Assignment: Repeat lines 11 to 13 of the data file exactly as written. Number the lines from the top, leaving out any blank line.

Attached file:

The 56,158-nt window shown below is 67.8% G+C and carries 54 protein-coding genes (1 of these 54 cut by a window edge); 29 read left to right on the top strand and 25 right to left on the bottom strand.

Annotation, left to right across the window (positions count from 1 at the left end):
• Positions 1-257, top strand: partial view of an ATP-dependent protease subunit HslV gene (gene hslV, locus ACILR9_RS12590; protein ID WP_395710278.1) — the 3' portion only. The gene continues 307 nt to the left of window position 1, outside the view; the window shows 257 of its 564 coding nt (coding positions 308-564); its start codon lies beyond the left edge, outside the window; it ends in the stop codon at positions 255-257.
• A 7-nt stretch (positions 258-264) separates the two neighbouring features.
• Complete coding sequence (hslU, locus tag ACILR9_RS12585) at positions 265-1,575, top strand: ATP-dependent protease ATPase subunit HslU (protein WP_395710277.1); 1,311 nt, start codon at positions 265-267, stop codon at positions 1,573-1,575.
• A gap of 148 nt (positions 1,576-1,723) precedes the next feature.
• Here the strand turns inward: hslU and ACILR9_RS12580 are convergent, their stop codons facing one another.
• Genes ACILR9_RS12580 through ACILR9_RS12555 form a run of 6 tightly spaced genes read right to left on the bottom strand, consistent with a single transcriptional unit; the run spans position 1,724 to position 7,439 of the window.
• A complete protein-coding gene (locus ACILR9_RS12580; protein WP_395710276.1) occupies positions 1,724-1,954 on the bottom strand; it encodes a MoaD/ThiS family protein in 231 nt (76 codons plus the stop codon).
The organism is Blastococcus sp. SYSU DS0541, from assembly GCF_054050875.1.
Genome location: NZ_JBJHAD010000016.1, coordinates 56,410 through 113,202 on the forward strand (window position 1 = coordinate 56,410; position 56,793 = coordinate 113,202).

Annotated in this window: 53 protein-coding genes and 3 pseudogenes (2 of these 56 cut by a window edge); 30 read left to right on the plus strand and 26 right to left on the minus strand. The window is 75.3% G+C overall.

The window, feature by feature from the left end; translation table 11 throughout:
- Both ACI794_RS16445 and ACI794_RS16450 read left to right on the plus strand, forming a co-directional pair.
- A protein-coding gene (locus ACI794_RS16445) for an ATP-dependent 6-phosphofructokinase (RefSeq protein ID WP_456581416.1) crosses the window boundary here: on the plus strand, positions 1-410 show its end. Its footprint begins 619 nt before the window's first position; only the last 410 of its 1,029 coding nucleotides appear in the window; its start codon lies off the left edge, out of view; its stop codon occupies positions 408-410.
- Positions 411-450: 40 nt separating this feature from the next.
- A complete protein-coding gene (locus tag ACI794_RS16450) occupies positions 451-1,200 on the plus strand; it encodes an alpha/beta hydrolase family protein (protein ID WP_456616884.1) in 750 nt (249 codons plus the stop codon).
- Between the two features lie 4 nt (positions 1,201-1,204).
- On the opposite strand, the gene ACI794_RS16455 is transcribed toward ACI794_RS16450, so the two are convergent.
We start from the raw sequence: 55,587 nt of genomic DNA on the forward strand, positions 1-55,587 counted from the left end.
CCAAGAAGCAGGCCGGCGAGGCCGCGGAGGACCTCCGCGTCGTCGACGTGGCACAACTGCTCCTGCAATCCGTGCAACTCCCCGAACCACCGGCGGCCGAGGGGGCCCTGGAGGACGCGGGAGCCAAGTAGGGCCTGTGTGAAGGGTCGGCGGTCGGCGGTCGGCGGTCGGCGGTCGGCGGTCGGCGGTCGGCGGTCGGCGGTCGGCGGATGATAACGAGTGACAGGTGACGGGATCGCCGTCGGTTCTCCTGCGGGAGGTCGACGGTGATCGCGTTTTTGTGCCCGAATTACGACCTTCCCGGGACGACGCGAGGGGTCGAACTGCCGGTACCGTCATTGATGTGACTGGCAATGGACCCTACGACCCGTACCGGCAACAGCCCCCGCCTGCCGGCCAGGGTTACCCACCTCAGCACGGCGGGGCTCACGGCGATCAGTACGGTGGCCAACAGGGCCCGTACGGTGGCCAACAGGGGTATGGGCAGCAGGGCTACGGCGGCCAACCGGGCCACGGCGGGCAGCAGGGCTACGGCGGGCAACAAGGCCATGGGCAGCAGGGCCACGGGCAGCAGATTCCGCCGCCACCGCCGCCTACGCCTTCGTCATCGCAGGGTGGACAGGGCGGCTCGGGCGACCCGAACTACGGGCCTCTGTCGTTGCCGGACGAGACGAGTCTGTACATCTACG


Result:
Genome location: NZ_JBJHAD010000016.1, coordinates 56,410 through 113,202 on the forward strand (window position 1 = coordinate 56,410; position 56,793 = coordinate 113,202).

Annotated in this window: 53 protein-coding genes and 3 pseudogenes (2 of these 56 cut by a window edge); 30 read left to right on the plus strand and 26 right to left on the minus strand. The window is 75.3% G+C overall.

The window, feature by feature from the left end; translation table 11 throughout: